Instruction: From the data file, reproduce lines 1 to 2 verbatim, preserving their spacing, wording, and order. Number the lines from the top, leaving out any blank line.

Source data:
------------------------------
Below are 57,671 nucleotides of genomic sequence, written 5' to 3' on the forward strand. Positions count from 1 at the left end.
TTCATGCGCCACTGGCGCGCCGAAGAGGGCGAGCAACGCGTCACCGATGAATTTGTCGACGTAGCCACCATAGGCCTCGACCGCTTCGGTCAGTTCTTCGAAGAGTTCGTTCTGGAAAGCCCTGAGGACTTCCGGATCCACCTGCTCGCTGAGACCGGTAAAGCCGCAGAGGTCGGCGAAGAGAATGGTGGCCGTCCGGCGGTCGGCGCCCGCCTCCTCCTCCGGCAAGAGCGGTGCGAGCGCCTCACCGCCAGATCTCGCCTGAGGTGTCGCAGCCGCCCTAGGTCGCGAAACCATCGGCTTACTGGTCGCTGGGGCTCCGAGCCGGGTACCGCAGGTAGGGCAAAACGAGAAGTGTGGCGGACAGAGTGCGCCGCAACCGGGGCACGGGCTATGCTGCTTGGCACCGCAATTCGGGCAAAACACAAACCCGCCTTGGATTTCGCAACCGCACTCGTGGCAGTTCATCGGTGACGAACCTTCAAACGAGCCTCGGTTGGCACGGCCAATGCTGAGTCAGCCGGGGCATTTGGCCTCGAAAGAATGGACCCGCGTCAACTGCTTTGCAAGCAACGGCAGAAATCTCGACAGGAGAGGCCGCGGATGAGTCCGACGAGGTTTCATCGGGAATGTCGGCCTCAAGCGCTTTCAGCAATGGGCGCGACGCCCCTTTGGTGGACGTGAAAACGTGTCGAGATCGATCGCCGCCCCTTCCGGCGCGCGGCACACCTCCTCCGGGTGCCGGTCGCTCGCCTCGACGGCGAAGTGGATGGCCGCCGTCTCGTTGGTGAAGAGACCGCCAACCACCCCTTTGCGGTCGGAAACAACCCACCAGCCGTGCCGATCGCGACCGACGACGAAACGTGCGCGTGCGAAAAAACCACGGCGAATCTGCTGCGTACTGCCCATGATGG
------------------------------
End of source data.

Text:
Below are 57,671 nucleotides of genomic sequence, written 5' to 3' on the forward strand. Positions count from 1 at the left end.
TTCATGCGCCACTGGCGCGCCGAAGAGGGCGAGCAACGCGTCACCGATGAATTTGTCGACGTAGCCACCATAGGCCTCGACCGCTTCGGTCAGTTCTTCGAAGAGTTCGTTCTGGAAAGCCCTGAGGACTTCCGGATCCACCTGCTCGCTGAGACCGGTAAAGCCGCAGAGGTCGGCGAAGAGAATGGTGGCCGTCCGGCGGTCGGCGCCCGCCTCCTCCTCCGGCAAGAGCGGTGCGAGCGCCTCACCGCCAGATCTCGCCTGAGGTGTCGCAGCCGCCCTAGGTCGCGAAACCATCGGCTTACTGGTCGCTGGGGCTCCGAGCCGGGTACCGCAGGTAGGGCAAAACGAGAAGTGTGGCGGACAGAGTGCGCCGCAACCGGGGCACGGGCTATGCTGCTTGGCACCGCAATTCGGGCAAAACACAAACCCGCCTTGGATTTCGCAACCGCACTCGTGGCAGTTCATCGGTGACGAACCTTCAAACGAGCCTCGGTTGGCACGGCCAATGCTGAGTCAGCCGGGGCATTTGGCCTCGAAAGAATGGACCCGCGTCAACTGCTTTGCAAGCAACGGCAGAAATCTCGACAGGAGAGGCCGCGGATGAGTCCGACGAGGTTTCATCGGGAATGTCGGCCTCAAGCGCTTTCAGCAATGGGCGCGACGCCCCTTTGGTGGACGTGAAAACGTGTCGAGATCGATCGCCGCCCCTTCCGGCGCGCGGCACACCTCCTCCGGGTGCCGGTCGCTCGCCTCGACGGCGAAGTGGATGGCCGCCGTCTCGTTGGTGAAGAGACCGCCAACCACCCCTTTGCGGTCGGAAACAACCCACCAGCCGTGCCGATCGCGACCGACGACGAAACGTGCGCGTGCGAAAAAACCACGGCGAATCTGCTGCGTACTGCCCATGATGG